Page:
NLRB Shamelessly Fights for Union that Did Not Comply with CBA

Common fodder for labor relations seminars is whether employers must bargain with a union over the employer’s discontinuance of providing workers with a Christmas ham (or my personal favorite, whether bargaining is required before changing the chips in a vending machine). Here, the issue was whether the employer’s change in a Christmas gift policy violated labor law, but there’s a twist, so keep reading…

The employer had a “Christmas Gifts” policy that covered “employees and retired employees” whereby employees would be eligible for a “Christmas gift” of a ham if the company deems so on a year to year basis.” The employer always included in the definition of “employee” those who were out on medical leave or workers compensation as eligible to receive the ham. The collective bargaining agreement also had a zipper clause which stated:

The parties acknowledge that during the negotiations which resulted in this Agreement, each had an unlimited right to make demands and proposals with respect to any subject or matter not removed by law from the area of collective bargaining. Except as provided below, they may therefore each voluntarily and unqualifiedly waive the right for the life of this Agreement to bargain collectively with respect to any matter referred to or covered in this Agreement or with respect to any subject or matter not specifically referred to or covered by this Agreement.

Pretty standard zipper (because it “zips up” the contract) clause language. But this particular zipper clause continued:

However, if the Company wishes to change an existing policy, create a new policy, or modify job performance standards that affect the bargaining unit, advance written notice will be provided to the Union via email. If the Union wishes to negotiate over the changes it will notify the Company in writing within ten (10) calendar days of the receipt of the notification. If the Union does not serve written notification of a desire to negotiate over the policy or policy change, the Company may implement the change and the Union waives any arbitration or other legal remedies concerning the creation of modification of the policy.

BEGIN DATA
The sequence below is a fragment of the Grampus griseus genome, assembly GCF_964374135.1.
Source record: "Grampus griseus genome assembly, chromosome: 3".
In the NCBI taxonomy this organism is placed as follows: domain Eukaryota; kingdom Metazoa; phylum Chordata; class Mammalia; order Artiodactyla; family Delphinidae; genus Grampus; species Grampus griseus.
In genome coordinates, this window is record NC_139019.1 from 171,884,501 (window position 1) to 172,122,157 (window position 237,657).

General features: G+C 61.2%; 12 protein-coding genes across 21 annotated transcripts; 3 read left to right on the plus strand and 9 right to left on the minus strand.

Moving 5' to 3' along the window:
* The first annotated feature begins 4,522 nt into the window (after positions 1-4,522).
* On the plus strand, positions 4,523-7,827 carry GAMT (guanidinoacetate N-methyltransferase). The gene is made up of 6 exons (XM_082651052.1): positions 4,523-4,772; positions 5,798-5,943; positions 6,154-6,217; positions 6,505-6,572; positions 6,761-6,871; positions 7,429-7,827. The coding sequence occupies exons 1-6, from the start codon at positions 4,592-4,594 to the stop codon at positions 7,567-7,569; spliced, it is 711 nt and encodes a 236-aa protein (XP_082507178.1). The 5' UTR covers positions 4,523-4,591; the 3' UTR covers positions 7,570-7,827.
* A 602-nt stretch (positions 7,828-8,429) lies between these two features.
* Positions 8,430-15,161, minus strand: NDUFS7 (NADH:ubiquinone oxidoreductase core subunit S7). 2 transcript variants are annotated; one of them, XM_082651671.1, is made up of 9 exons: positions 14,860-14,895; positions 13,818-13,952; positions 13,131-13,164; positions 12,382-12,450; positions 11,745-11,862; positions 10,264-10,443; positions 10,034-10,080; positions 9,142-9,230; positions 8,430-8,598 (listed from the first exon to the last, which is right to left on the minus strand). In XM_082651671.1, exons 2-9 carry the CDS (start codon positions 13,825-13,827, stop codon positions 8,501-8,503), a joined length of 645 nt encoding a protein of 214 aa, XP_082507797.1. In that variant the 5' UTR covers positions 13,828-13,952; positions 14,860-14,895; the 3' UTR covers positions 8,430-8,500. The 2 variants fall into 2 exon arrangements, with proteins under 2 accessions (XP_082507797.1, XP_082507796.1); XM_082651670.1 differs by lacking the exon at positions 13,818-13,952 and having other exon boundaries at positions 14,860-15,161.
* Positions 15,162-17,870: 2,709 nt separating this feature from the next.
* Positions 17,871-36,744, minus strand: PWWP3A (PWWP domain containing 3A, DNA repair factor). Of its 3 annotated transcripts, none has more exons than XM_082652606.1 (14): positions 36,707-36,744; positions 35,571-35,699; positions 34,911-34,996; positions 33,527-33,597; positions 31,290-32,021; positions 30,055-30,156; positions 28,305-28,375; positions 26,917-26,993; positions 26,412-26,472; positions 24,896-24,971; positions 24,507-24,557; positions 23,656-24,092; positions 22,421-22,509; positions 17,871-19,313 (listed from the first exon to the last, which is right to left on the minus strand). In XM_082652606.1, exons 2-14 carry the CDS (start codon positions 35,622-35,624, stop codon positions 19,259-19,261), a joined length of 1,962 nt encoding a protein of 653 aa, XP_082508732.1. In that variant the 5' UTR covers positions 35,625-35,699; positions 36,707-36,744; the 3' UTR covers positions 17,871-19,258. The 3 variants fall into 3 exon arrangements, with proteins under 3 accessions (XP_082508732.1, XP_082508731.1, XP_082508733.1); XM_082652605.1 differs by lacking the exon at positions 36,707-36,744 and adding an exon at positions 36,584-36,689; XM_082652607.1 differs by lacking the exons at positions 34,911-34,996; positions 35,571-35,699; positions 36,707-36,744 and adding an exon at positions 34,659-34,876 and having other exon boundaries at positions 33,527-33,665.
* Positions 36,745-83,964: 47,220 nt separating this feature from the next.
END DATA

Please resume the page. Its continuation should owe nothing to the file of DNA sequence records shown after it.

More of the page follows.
The Company sent the Union an email about changing the “Christmas Gifts” policy to include only active employees, and to exclude employees on leave. A copy of the changed policy was included with the email. The union did not respond to the employer and the new policy was implemented. Employees who did not receive the ham complained to the union and the union requested bargaining over the change. The Company refused to bargain citing the zipper clause.

The Administrative Law Judge opined how simple this case was: “the parties created and agreed to a specific procedure that applies when the employer wishes to change an existing policy.” The employer followed the agreed-upon procedure. On appeal, a three-member panel of the National Labor Relations Board upheld the ALJ’s decision without comment (the ultimate “why are we wasting our time with this” move).

So why was this case not quickly dismissed? The union failed to request bargaining within the agreed upon time frame and then immediately filed charges when it did not get its way. The union, arguably, violated its duty to bargain in good faith by filing Board charges despite the fact the language of the agreement said it waived “any legal remedies.” The employer followed the policy and the union didn’t. Despite the language of the zipper clause saying the union had waived all remedial rights by failing to respond to the email notice the NLRB General Counsel still pursued the case (on behalf of the union) through trial and appeal.

Unfortunately for employers, even with crystal clear language regarding notice and opportunity to bargain, and consequences for failing to respond, the NLRB may still carry the union’s bag and insist that such language doesn’t really mean what it says.

Matt Austin owns Austin Legal, LLC, a boutique law firm based in Ohio that limits its representation to employers dealing with labor, employment, and OSHA matters. You can call Matt at (614) 285-5342 or email him at Matt@MattAustinLaborLaw.com.

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